The Bits And Stages Used In Milling The Clock's Carcass Trim The clock carcass is trimmed with a sandwich of quarter round and bull nose pieces. This requires two bits: I used a CMT Cove Bit #837.951.11 to form the 3/4” radius quarter round, and a CarbTech Triple Beading Bit #02-03 for the 1/8” radius bull nose. The Cove Bit has a bearing which controls the cut into the side of the stock.  The depth into the face of the stock the woodworker must set. With a bit this large I like to make a few passes, increasing the depth on each pass until I reach the 3/4” depth.

The Triple Bead Stock Is Split Down The Middle With The Band SawThe CarbTech bit cuts three adjacent bull noses, each 1/8” radius. It does not have a bearing so you need to account for its depth of cut into the stock’s side with the outgoing router fence. I sacrifice the middle bead, cutting the stock in two right down the middle; an easy and safe task with a band saw. Next I use the drum sander, loaded with 220 grit sandpaper, as a thickness planer to finish the bull nose. A little glue and a few clamps and we have our trim.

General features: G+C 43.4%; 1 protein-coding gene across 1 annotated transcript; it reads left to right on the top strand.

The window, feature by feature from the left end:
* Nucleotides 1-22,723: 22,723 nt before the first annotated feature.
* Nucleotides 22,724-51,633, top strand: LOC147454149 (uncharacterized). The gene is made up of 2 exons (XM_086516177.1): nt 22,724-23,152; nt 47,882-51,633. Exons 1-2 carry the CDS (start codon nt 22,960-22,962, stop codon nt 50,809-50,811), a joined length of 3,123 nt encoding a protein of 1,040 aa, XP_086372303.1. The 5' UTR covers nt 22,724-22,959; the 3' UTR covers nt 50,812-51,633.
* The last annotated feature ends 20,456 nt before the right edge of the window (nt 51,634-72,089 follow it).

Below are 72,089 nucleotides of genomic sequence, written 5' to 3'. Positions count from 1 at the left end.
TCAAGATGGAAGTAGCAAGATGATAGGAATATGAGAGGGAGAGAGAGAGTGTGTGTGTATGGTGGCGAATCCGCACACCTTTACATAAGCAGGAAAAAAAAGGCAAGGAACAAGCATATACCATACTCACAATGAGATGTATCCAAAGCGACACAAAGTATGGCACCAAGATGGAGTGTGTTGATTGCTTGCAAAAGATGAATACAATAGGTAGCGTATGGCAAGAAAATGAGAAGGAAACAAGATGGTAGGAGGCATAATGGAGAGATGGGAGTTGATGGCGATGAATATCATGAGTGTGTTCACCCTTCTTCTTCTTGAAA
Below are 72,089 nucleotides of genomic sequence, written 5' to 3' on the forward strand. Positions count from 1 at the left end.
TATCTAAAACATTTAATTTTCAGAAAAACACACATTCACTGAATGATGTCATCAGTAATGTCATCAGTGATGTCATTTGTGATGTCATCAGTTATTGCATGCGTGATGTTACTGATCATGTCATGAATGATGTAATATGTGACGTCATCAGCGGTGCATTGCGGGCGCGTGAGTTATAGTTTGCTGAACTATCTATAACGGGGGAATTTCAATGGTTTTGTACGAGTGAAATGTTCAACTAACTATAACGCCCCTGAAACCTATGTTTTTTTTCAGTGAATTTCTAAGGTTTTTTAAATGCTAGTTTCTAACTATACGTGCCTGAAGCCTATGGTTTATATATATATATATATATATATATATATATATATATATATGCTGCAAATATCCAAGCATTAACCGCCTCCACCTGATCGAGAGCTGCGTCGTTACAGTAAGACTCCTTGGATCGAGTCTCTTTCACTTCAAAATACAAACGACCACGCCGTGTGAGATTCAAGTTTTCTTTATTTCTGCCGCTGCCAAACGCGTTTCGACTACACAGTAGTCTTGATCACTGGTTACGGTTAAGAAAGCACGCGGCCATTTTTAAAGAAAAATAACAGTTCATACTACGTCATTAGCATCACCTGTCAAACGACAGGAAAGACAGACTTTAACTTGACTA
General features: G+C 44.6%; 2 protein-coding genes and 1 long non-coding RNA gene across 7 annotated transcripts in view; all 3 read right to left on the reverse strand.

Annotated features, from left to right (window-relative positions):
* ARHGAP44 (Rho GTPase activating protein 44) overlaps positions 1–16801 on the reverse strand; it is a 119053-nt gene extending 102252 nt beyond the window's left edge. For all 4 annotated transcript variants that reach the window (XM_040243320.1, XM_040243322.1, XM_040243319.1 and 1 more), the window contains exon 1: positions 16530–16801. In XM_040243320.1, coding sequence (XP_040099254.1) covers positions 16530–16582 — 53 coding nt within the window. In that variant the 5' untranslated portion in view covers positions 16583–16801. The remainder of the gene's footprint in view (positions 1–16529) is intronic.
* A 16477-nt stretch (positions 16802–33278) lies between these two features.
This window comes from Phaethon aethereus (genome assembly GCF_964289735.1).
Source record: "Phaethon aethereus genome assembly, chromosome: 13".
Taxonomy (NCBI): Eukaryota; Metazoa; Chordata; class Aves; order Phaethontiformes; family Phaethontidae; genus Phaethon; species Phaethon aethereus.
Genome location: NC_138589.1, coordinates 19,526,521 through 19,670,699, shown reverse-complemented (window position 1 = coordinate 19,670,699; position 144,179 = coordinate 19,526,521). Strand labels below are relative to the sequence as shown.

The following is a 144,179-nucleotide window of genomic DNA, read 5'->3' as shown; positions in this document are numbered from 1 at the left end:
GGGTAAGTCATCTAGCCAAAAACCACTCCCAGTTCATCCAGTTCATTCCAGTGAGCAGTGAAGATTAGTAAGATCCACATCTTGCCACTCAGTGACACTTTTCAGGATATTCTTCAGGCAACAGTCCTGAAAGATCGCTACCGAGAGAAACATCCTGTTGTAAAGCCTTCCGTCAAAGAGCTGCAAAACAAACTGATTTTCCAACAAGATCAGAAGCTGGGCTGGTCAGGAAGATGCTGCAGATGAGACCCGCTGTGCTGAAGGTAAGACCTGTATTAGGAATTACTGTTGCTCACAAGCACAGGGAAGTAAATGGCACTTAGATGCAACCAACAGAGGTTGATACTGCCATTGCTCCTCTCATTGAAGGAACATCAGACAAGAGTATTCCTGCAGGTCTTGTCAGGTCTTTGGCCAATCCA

Since I planed all the stock before milling, used 220 grit paper in the drum sander, and used sharp router bits, little or no sanding is necessary. If I do any sanding it is with a 320 grit paper to remove the raised grain resulting from the glue clean up. I am very careful not to destroy the edges that define the trim, and I perform this sanding only after the trim has been applied to the carcass.

Next I will apply the trim and build the doors. We are close to completion.

Leave a Reply

3 Responses to “Milling The Trim For The Shaker Style Clock”

  1. David says:

    Joe –

    This is a very enjoyable blog series to follow. Your photography is superb as always! I like your trim profile choices.


  2. David says:

    Joe –

    A quick follow-up question. Next time you set-up your drum sander as a thickness sander for trim stock, could you post a photo? Thanks!


  3. Joe Zeh says:

    Thanks David,

    I will definitely post some pictures on the drum sander. I use it for a lot of things including tapered legs which I wrote about once. See about a third of the way down the article.